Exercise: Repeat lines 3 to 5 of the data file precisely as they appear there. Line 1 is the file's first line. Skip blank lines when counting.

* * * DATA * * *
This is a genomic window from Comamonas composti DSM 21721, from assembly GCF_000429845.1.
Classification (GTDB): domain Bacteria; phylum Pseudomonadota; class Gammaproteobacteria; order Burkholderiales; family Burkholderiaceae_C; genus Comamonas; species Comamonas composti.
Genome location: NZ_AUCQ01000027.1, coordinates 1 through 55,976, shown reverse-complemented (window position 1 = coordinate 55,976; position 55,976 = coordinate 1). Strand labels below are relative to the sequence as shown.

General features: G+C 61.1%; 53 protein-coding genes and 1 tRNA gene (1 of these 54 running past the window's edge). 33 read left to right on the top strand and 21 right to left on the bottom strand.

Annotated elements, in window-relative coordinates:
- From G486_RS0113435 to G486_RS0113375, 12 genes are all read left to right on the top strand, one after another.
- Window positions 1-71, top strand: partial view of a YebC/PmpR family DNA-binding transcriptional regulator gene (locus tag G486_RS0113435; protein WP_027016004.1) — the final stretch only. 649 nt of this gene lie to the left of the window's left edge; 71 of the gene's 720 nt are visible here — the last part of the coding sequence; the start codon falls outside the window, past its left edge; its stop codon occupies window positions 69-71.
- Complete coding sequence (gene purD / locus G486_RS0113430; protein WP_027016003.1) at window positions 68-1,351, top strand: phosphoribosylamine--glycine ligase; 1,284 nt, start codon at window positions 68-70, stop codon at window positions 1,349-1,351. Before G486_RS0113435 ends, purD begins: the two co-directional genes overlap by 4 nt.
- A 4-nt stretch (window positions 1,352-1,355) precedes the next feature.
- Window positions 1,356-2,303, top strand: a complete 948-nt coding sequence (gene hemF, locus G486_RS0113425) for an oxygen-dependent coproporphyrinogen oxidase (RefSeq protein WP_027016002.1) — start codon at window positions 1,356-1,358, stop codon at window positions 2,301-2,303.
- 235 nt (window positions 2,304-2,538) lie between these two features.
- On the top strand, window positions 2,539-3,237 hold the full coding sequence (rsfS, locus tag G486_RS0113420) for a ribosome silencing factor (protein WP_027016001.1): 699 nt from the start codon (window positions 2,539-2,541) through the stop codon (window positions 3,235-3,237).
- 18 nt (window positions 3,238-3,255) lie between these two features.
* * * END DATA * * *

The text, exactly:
Genome location: NZ_AUCQ01000027.1, coordinates 1 through 55,976, shown reverse-complemented (window position 1 = coordinate 55,976; position 55,976 = coordinate 1). Strand labels below are relative to the sequence as shown.

General features: G+C 61.1%; 53 protein-coding genes and 1 tRNA gene (1 of these 54 running past the window's edge). 33 read left to right on the top strand and 21 right to left on the bottom strand.

Annotated elements, in window-relative coordinates: